Aromatase inhibitors effectively prevent breast cancer recurrence and development of new contralateral tumours in postmenopausal women.
Researchers have assessed the efficacy and safety of the aromatase inhibitor Anastrozole ( Arimidex ) for prevention of breast cancer in postmenopausal women who are at high risk of the disease.
During the period 2003-2012, postmenopausal women aged 40-70 years from 18 countries into an international, double-blind, randomised placebo-controlled trial ( IBIS-II ): were recruited. To be eligible, women had to be at increased risk of breast cancer ( judged on the basis of specific criteria ).
Eligible women were randomly assigned ( 1:1 ) by central computer allocation to receive 1 mg oral Anastrozole or matching placebo every day for 5 years.
Randomisation was stratified by country and was done with blocks ( size six, eight, or ten ).
All trial personnel, participants, and clinicians were masked to treatment allocation; only the trial statistician was unmasked.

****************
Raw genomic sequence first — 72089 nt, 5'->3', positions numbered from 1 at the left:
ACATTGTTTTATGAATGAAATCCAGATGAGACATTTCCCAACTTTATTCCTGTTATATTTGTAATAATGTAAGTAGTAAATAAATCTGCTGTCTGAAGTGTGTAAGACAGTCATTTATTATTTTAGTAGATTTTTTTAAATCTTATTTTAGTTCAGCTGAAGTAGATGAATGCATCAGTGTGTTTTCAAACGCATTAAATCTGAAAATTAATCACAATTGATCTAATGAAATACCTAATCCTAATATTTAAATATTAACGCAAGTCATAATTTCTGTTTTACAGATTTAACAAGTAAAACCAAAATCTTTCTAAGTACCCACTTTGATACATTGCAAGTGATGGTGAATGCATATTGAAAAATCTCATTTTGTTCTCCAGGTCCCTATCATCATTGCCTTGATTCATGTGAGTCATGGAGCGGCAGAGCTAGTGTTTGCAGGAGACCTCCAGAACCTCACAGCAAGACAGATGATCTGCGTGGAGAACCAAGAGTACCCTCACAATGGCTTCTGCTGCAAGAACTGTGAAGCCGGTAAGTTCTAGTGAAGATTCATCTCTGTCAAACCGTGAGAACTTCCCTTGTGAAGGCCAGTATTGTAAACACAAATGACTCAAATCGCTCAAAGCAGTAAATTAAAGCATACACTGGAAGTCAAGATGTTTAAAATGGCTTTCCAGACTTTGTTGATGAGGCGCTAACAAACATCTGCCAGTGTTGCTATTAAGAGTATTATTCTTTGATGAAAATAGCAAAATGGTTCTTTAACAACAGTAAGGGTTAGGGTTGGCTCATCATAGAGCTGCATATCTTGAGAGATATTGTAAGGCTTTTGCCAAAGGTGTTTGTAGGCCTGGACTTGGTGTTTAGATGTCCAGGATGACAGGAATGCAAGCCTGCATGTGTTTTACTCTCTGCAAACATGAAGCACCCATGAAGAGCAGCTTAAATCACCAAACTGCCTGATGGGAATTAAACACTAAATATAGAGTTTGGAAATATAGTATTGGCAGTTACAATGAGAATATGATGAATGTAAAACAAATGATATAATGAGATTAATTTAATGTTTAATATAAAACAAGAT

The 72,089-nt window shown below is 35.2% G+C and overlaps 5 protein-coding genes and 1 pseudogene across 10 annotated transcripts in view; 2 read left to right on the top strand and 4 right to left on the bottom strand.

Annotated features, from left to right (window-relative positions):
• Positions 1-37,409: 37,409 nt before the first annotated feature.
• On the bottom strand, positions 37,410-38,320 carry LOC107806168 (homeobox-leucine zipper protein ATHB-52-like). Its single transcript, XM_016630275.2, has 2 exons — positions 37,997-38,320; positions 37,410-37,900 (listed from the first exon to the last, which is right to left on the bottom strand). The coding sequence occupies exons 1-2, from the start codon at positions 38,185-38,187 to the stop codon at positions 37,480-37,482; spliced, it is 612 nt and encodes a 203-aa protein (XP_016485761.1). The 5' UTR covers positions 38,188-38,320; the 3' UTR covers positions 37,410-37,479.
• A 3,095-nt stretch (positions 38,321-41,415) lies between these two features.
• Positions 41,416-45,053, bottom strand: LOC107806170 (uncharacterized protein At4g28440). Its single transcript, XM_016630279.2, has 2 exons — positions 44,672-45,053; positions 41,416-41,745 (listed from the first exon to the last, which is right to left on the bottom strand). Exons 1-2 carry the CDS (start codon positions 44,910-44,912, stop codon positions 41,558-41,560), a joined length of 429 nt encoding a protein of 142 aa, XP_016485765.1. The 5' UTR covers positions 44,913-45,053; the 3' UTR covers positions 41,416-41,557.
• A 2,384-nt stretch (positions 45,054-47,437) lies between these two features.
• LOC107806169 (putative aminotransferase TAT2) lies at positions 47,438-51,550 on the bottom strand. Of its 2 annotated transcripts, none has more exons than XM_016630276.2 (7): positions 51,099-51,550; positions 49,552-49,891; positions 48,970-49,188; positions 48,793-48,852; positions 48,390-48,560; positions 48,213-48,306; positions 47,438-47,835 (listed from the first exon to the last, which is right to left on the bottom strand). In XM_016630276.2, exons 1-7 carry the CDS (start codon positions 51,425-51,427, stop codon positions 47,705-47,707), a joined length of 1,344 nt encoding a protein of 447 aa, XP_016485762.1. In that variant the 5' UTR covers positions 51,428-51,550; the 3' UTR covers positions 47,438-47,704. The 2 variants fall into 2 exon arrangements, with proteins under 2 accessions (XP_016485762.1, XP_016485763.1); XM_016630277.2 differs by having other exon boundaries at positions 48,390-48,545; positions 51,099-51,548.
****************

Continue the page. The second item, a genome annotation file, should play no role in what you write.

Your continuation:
The primary endpoint was histologically confirmed breast cancer ( invasive cancers or non-invasive ductal carcinoma in situ ).
Analyses were done by intention to treat.
1920 women were randomly assigned to receive Anastrozole and 1944 to placebo. After a median follow-up of 5.0 years, 40 women in the Anastrozole group ( 2% ) and 85 in the placebo group ( 4% ) had developed breast cancer ( hazard ratio, HR=0.47; p less than 0.0001 ).
The predicted cumulative incidence of all breast cancers after 7 years was 5.6% in the placebo group and 2.8% in the Anastrozole group.
18 deaths were reported in the Anastrozole group and 17 in the placebo group, and no specific causes were more common in one group than the other ( p=0.836 ).
In conclusion, Anastrozole effectively reduces incidence of breast cancer in high-risk postmenopausal women.
This finding, along with the fact that most of the side-effects associated with oestrogen deprivation were not attributable to treatment, provides support for the use of Anastrozole in postmenopausal women at high risk of breast cancer. ( Xagena )
Cuzick J et al, The Lancet 2014; 383: 1041-1048